By Megan LathamIt has become commonplace to talk about the importance of shopping for clothes.
But when a woman’s body is put through the ringer on the shopping process, the result is often an uncomfortable experience, not just for her, but for her partner and for anyone who’s been there.
“She’s walking down the aisle, and the clothes are just as uncomfortable as the man,” says Stephanie McKeown, a partner at McKeon, Waltham and Associates, who counsels women.
“There’s a certain amount of discomfort.”
While this is true, there’s a reason why women’s shopping has become so normalized: we’ve spent so much of our lives doing it.
A study published in March 2017 in the Journal of Social Work found that women’s health and happiness rose by 5% when shopping in a store, which translates to an extra $300 a year.
And the research doesn’t stop there.
Research shows that women in their 20s, 30s, 40s and 50s shop more than men in their 30s and 40s, according to the National Shopping Research Group.
In fact, they shop even more than their male counterparts, the group found.
But what if the woman shopping for a new pair of jeans is in her 30s?
It’s not that the clothes aren’t comfortable; it’s that they aren’t the right size for her.
“There’s definitely a certain lack of confidence when you walk into a store and you have to make sure that your size is appropriate,” says McKeons senior researcher Jennifer Wieser.
The researchers also found that the majority of women who buy a pair of shoes at a store are between the ages of 30 and 35, and yet those women are more likely to be uncomfortable shopping for them than their female counterparts.
This lack of trust is partly why a growing number of women are starting to explore how they can make shopping more comfortable.
In the past few years, online shopping has gained traction as a way to make shopping a bit more fun for women.
The sites allow women to create a shopping list with the purchase of goods and services, with options like a “buy-one-get-one” coupon or an “upgrade-one coupon.”
In addition, many of these services, such as “buy and wear,” offer discounts and coupons.
And with online shopping, there are also the benefits: women have access to a whole new level of comfort when shopping.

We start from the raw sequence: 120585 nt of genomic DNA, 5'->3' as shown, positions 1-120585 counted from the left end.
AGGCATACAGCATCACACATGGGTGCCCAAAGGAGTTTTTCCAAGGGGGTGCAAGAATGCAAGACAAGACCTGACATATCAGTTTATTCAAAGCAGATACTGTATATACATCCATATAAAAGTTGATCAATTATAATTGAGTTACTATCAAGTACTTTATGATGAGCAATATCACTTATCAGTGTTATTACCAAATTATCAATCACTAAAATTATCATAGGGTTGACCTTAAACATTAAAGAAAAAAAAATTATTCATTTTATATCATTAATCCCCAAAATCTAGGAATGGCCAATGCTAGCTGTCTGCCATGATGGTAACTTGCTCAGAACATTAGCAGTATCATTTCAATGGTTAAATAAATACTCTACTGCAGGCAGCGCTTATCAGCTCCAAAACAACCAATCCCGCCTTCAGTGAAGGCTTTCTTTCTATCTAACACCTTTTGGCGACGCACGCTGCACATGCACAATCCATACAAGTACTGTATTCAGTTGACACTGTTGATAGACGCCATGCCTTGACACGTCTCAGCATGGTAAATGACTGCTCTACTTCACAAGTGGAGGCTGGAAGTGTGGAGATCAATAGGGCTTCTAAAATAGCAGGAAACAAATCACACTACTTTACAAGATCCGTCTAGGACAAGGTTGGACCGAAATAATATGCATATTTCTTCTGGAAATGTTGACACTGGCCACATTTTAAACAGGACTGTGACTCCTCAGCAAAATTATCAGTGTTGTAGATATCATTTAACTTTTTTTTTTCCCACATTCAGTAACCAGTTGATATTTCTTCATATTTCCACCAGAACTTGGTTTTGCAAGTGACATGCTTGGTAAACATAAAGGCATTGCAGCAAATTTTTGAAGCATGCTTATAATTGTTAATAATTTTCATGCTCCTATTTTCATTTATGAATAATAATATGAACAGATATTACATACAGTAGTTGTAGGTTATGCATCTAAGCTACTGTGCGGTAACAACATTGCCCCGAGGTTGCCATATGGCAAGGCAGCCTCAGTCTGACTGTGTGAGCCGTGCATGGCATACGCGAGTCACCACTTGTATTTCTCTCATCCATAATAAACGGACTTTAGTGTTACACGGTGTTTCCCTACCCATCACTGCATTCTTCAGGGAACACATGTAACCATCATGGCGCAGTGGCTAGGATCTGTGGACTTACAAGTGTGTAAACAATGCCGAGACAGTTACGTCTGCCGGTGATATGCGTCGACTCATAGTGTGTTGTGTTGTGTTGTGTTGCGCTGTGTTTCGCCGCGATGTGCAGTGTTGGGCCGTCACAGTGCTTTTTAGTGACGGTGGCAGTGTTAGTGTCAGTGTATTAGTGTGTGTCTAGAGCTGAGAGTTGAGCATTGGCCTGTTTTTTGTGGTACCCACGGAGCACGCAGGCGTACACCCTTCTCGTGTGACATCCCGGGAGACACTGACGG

“Online shopping has been proven to help women feel comfortable shopping online, as well as to increase their confidence,” Wiesers says.
In this sense, the site Shopping.com is nothing new.
In 2013, women were asked to rate the ease with which they would be comfortable shopping with a company called Target.
“Target was able to create an experience where women felt confident that they could purchase from a variety of brands, from all different price points, all with an equal level of confidence,” Target CEO Susan Wojcicki said at the time.
The company’s website has also come under fire for its lack of women’s-specific products, such the T-shirt line that included a large, pink bikini.
It was criticized for “shaming” women who wanted to wear bikini tops in order to “make women feel better about their bodies,” as one user wrote in a Reddit thread about the product.
And, of course, Target has a history of promoting products with harmful messages about women’s bodies, like its 2015 ad campaign, which depicted a young woman in a bikini with a gaping hole in her bikini line, which the ad campaign was criticized over.
“Women who have experienced shopping with Target are often shocked to discover that their purchases are not the ones they thought they were buying,” says Wiese.
“We have been able to reduce shopping anxiety by making shopping more fun, making shopping feel better, and making shopping fun for everyone.”
While the rise of shopping-oriented services like Target and Amazon.com have opened up a new world of shopping experiences for women, they haven’t eliminated the discomfort that comes with shopping for clothing.
“Women have always been asked to shop for clothes in a certain way and we have a responsibility to support them,” says Schuster.
“If you don’t support that, you’re not going to make your body and your self-worth stronger.”
For women who are uncomfortable shopping, Wiesen recommends starting with a simple, practical solution.
“When you’re shopping, look for products that will help you feel comfortable and comfortable in the process,” she says.
“Try a new shirt, or try a new bra, or a new skirt, or even something new and different.
Wieser says that while she can’t promise that her tips will solve all your shopping problems, they are useful tips to remember and a great starting point.
“It’s all about trust and